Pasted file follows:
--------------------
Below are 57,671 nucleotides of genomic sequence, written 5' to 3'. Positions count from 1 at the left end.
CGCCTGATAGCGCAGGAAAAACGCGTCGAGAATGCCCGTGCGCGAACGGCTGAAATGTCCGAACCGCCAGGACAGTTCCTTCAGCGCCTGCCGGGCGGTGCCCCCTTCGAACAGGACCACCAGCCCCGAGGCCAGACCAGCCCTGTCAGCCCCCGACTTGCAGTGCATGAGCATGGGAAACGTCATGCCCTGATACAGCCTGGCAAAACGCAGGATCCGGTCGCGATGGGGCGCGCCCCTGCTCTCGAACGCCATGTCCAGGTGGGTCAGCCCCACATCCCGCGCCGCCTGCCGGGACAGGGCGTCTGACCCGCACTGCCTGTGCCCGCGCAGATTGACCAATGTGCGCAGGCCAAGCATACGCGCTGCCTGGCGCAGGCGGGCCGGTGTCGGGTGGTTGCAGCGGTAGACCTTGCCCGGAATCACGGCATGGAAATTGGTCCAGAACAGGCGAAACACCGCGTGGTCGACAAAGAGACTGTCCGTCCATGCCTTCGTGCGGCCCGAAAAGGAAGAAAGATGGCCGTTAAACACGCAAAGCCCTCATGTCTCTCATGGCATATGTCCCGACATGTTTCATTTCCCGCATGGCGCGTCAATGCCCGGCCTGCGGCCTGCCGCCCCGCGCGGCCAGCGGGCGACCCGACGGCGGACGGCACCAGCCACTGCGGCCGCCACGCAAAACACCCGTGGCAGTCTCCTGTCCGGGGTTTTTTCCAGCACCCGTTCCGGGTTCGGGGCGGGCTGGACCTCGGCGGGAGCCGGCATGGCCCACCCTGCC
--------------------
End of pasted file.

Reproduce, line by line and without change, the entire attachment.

Below are 57,671 nucleotides of genomic sequence, written 5' to 3'. Positions count from 1 at the left end.
CGCCTGATAGCGCAGGAAAAACGCGTCGAGAATGCCCGTGCGCGAACGGCTGAAATGTCCGAACCGCCAGGACAGTTCCTTCAGCGCCTGCCGGGCGGTGCCCCCTTCGAACAGGACCACCAGCCCCGAGGCCAGACCAGCCCTGTCAGCCCCCGACTTGCAGTGCATGAGCATGGGAAACGTCATGCCCTGATACAGCCTGGCAAAACGCAGGATCCGGTCGCGATGGGGCGCGCCCCTGCTCTCGAACGCCATGTCCAGGTGGGTCAGCCCCACATCCCGCGCCGCCTGCCGGGACAGGGCGTCTGACCCGCACTGCCTGTGCCCGCGCAGATTGACCAATGTGCGCAGGCCAAGCATACGCGCTGCCTGGCGCAGGCGGGCCGGTGTCGGGTGGTTGCAGCGGTAGACCTTGCCCGGAATCACGGCATGGAAATTGGTCCAGAACAGGCGAAACACCGCGTGGTCGACAAAGAGACTGTCCGTCCATGCCTTCGTGCGGCCCGAAAAGGAAGAAAGATGGCCGTTAAACACGCAAAGCCCTCATGTCTCTCATGGCATATGTCCCGACATGTTTCATTTCCCGCATGGCGCGTCAATGCCCGGCCTGCGGCCTGCCGCCCCGCGCGGCCAGCGGGCGACCCGACGGCGGACGGCACCAGCCACTGCGGCCGCCACGCAAAACACCCGTGGCAGTCTCCTGTCCGGGGTTTTTTCCAGCACCCGTTCCGGGTTCGGGGCGGGCTGGACCTCGGCGGGAGCCGGCATGGCCCACCCTGCC